Portraits of Wildflowers

Perspectives on Nature Photography

New Zealand: Shadows and light at Riccarton Bush

with 38 comments

Three years ago today in Christchurch we visited Riccarton Bush,
where dense foliage created interplays of shadows and light.

© 2020 Steven Schwartzman

Written by Steve Schwartzman

March 1, 2020 at 4:28 AM

38 Responses

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  1. I have always enjoyed the play of light and shade, and these are beautiful, Steve.

    Peter Hillman

    March 1, 2020 at 6:03 AM

    • I’ve long enjoyed that interplay, too, and such a shadowed part of the bush called out with scenes like these.

      Steve Schwartzman

      March 1, 2020 at 6:14 AM

  2. You surely have mastered working with light and shadow, Steve.

    Peter Klopp

    March 1, 2020 at 7:48 AM

    • I don’t know about the “mastered” part, but I’m certainly attracted to shadows and light like those shown here.

      Steve Schwartzman

      March 1, 2020 at 8:07 AM

  3. Both of these are nice, but the first one is tops with me. Very elegant.


    March 1, 2020 at 7:49 AM

  4. Oh that’s great, what an amazing silhouette shot.

    Robert Parker

    March 1, 2020 at 8:08 AM

    • oops, sorry, I know it’s not a silhouette! amazing shadow

      Robert Parker

      March 1, 2020 at 8:10 AM

    • That first one especially pleased me. Silhouette is eponymous:


      Steve Schwartzman

      March 1, 2020 at 8:28 AM

      • The first shot is amazing, that such a tall shadow would fit so neatly on the tree trunk.
        I’ve seen a lot of silhouette portraits in pre-Civil War houses, apparently it was very popular, right up until daguerreotypes came in. I watched somebody do one once, freehand, and it only took them a few minutes, it was like a magic trick.

        Robert Parker

        March 1, 2020 at 9:03 AM

        • I assume the popularity of silhouettes came from the fact that almost anyone can trace a non-moving shadow on a piece of paper mounted on a wall. Doing a silhouette freehand is much harder.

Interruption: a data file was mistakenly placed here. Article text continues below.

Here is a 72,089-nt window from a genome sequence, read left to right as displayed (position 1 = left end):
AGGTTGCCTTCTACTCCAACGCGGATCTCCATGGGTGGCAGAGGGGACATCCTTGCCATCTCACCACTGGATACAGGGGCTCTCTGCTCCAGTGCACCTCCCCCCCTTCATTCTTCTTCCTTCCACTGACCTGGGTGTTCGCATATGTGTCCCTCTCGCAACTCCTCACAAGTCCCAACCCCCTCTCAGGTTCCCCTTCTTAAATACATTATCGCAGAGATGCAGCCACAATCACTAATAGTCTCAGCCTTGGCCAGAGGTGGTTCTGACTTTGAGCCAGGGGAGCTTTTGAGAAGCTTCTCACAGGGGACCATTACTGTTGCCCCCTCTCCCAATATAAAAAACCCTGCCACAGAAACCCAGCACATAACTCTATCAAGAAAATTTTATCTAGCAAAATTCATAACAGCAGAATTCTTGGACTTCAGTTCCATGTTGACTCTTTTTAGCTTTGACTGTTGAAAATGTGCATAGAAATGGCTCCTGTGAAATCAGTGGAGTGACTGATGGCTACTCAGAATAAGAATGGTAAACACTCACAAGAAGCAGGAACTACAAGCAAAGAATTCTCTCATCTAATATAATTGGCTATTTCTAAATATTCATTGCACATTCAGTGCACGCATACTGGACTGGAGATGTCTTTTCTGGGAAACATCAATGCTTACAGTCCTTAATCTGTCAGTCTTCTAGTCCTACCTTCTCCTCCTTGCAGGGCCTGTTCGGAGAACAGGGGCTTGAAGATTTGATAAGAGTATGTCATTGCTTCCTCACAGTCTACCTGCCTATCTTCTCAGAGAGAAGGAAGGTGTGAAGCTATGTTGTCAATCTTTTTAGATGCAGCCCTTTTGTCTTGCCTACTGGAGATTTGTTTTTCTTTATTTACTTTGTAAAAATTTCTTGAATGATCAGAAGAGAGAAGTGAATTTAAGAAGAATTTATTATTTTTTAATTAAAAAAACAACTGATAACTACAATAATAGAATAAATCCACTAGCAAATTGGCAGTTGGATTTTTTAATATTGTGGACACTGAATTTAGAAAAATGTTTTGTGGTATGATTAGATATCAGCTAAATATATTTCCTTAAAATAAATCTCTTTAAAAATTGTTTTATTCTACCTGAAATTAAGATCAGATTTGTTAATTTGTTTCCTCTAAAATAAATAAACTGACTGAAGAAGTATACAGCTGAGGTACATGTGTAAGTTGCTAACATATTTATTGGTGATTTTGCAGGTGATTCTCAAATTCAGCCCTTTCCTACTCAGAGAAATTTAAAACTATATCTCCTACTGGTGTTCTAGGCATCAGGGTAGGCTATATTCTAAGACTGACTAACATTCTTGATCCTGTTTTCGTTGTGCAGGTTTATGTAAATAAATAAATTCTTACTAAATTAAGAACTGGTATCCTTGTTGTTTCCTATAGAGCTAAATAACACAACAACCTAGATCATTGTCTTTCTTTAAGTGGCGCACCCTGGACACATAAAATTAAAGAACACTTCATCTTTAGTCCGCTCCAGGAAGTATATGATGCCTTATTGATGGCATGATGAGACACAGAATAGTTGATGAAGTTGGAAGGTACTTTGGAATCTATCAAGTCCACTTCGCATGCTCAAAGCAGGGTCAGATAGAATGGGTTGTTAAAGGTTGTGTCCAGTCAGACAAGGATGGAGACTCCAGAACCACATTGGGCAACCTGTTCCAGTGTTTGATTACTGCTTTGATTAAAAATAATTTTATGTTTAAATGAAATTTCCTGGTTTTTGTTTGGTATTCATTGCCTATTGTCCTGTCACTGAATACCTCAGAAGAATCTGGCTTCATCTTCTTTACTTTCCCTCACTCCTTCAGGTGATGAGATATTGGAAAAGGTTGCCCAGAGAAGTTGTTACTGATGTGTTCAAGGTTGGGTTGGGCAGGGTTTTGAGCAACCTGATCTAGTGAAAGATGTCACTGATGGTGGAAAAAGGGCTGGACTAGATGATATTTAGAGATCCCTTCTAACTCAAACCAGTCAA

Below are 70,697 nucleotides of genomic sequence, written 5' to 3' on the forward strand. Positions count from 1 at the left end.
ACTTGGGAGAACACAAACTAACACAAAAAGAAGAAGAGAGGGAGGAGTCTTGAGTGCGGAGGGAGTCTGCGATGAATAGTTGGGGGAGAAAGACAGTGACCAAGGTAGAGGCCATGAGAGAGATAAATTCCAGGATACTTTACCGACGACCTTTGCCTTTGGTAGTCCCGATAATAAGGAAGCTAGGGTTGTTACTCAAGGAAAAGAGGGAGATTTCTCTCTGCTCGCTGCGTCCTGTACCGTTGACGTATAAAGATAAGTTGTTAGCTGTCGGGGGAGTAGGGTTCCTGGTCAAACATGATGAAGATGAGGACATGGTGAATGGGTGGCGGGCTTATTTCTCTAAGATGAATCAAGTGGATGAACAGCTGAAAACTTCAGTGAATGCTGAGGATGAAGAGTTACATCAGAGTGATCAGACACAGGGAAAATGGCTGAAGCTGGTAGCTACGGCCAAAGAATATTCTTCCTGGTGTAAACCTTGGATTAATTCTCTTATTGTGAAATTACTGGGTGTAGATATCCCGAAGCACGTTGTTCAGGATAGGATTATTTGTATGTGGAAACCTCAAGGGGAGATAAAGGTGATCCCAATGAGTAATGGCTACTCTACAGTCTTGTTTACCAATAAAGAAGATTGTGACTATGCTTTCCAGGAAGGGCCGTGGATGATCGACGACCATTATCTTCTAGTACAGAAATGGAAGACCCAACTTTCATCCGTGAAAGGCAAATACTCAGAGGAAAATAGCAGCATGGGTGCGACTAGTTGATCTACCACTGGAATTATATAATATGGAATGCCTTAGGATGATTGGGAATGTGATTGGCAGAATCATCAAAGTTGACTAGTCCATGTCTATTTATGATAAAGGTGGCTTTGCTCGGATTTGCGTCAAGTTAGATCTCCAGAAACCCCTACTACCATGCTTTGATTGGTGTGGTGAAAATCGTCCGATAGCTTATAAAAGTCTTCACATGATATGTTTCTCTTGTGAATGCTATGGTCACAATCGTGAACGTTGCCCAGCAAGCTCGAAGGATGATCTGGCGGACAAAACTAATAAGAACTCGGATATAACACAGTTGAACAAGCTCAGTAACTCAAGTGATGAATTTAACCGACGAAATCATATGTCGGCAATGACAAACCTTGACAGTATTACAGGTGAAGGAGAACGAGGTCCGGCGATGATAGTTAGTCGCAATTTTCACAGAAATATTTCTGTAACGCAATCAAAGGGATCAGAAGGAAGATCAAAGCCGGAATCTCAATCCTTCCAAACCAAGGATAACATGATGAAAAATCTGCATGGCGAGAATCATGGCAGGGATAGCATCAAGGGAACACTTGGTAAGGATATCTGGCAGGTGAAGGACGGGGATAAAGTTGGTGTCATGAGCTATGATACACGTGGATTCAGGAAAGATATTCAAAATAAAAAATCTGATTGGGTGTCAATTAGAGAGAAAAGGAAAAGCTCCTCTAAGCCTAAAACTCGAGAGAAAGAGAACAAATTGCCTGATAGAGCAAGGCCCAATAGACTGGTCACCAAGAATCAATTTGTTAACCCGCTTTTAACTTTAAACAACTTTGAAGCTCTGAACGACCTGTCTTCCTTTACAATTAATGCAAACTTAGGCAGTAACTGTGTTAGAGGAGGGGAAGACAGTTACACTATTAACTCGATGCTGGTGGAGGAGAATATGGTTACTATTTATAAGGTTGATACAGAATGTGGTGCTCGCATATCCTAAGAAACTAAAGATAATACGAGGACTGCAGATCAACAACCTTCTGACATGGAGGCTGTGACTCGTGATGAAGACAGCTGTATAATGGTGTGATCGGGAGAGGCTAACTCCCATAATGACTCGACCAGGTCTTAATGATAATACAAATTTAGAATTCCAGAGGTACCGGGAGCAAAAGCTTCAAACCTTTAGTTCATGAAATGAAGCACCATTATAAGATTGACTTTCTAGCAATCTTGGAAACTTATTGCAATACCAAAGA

Steve Schwartzman

          March 1, 2020 at 9:30 AM

          • I spent an afternoon recently in the Milwaukee art museum — they’ve got a camera obscura set up, pretty neat, that would work, too, but the images are a little bit fuzzy.

            Robert Parker

            March 1, 2020 at 10:25 AM

            • Too bad the images in the camera obscura were a bit obscure. We spent hours in that museum in 2016.

              Steve Schwartzman

              March 1, 2020 at 10:27 AM

      • Enjoyed learning the origin of ‘silhouette’ and your comment forced me to look up ‘eponymous’ again – perhaps I’ll now remember what it means!

        Ms. Liz

        March 1, 2020 at 4:04 PM

        • I predict that this time the word will stay with you. The nym in the middle of the word means ‘name.’

          Steve Schwartzman

          March 1, 2020 at 4:09 PM

          • nym = name, righto.. thanks!

            Ms. Liz

            March 1, 2020 at 4:10 PM

            • The similarity comes from the fact that it’s a version of the Greek relative of our native English name.

              Steve Schwartzman

              March 1, 2020 at 4:14 PM

              • Which made me think of the saying “it’s all Greek to me” and what a strange saying that is. To my surprise I found in Wikipedia that “Technically, the phrase is classified as a dead metaphor,” I was quite startled – for one thing I’m not very literary and I’ve never heard of a “dead metaphor” so it made me laugh. The other thing is that I’m very familiar with the phrase and was taken aback to read that it’s “a dead metaphor”! My dose of humour for the morning 🙂